Sunday, 8 February 2015

A Short History of the Yoyo

When do you think the yoyo was invented?
a)      25 years ago
b)      250 years ago
c)      2,500 years ago
d)      None of these

If you chose answer c), then give yourself a pat on the back. According to urban myth, the yoyo is the second oldest toy (the first is the doll) to have been invented. In ancient Greeks, children played with yoyos made of terracotta, metal, and wood. The two halves of these yoyos were decorated with pictures of Greek gods.
Around 400 years ago, in the Philippines, yoyos were used as weapons. Agreed, they weren’t toys, but altogether more serious objects with studs and razor sharp edges that were attached to 20 foot ropes and thrown at the enemy (presumably, you took a lot of care when the yoyo returned to the thrower). Indeed, the word ‘yoyo’ meant ‘to return to the sender’.

As the 1800s dawned the yoyo transferred from the Orient to Europe. It was initially known as the bandalore, whirly gig, or Princes of Wales toy.  This print by Gillray, showing the Prince reclining on a sofa whilst dallying with a yoyo, offers some explanation as to why the device was linked to him in name.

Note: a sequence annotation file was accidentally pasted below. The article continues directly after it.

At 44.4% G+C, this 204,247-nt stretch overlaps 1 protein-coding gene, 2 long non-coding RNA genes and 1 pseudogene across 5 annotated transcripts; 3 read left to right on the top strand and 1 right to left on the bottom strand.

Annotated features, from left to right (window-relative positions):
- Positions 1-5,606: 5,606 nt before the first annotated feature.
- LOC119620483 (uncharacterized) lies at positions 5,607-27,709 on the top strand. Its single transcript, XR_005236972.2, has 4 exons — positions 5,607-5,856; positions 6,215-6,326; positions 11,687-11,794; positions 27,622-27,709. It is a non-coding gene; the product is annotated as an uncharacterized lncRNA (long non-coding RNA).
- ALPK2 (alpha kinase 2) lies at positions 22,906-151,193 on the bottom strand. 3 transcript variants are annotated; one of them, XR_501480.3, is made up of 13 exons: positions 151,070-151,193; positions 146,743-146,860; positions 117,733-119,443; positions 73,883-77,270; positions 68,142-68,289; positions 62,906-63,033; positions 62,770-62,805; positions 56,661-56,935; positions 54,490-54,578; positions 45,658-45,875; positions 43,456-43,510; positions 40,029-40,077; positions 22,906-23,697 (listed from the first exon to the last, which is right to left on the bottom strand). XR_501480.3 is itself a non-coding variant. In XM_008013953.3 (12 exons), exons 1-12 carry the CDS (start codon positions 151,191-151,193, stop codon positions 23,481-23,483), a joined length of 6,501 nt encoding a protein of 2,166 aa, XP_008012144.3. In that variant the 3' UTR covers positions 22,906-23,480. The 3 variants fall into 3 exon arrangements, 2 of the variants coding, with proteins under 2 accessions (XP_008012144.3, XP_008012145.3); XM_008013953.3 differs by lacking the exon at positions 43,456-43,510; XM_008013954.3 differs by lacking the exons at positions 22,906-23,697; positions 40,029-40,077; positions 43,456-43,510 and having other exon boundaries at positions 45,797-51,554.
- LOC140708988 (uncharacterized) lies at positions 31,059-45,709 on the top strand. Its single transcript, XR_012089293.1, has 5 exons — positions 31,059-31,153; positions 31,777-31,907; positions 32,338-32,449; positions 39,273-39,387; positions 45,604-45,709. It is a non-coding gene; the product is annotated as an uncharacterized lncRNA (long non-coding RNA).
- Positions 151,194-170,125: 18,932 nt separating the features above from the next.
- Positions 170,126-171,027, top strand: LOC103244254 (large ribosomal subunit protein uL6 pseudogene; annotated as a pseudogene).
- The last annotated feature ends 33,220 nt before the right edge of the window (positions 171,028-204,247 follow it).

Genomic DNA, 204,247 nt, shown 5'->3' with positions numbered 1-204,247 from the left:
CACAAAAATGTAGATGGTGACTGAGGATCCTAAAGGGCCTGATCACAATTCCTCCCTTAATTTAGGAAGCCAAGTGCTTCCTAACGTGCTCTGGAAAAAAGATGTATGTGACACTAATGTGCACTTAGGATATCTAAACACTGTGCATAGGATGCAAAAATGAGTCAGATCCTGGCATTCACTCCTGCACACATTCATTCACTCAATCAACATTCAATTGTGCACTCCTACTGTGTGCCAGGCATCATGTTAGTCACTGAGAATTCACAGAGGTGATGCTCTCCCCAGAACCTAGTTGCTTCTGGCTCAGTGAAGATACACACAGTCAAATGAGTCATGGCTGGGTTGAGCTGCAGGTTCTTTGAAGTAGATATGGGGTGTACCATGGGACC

Also, around the same time, 1789, there is a painting of a young dauphin, then aged 4 years old, the future, King Louis XVII playing with a yoyo.
 The device first gained popularity in France. Napoleon was known to carry and use a yoyo, -possibly the equivalent of a PSP or hand-held gaming device in the late 18th century! Apparently he was seen playing with a yoyo on the eve of the Battle of Waterloo.
For a period of around 20 years, the yoyo was the ‘must have’ have fashion accessory for adults, and described as offering ‘stress relief’. It wasn’t until after this that the yoyo became labelled as a childrens’ toy.

It was about the 1860s that the yoyo became popular in America, and patents for the toy were posted in Cincinnati. These patents mention improvements such as ‘weighting’, which improved the fly of the yoyo, and devices that acted as a flywheel for better yoyo returned.  It was from there that the yoyo flourished and the devices we recognize in the modern day were born. 

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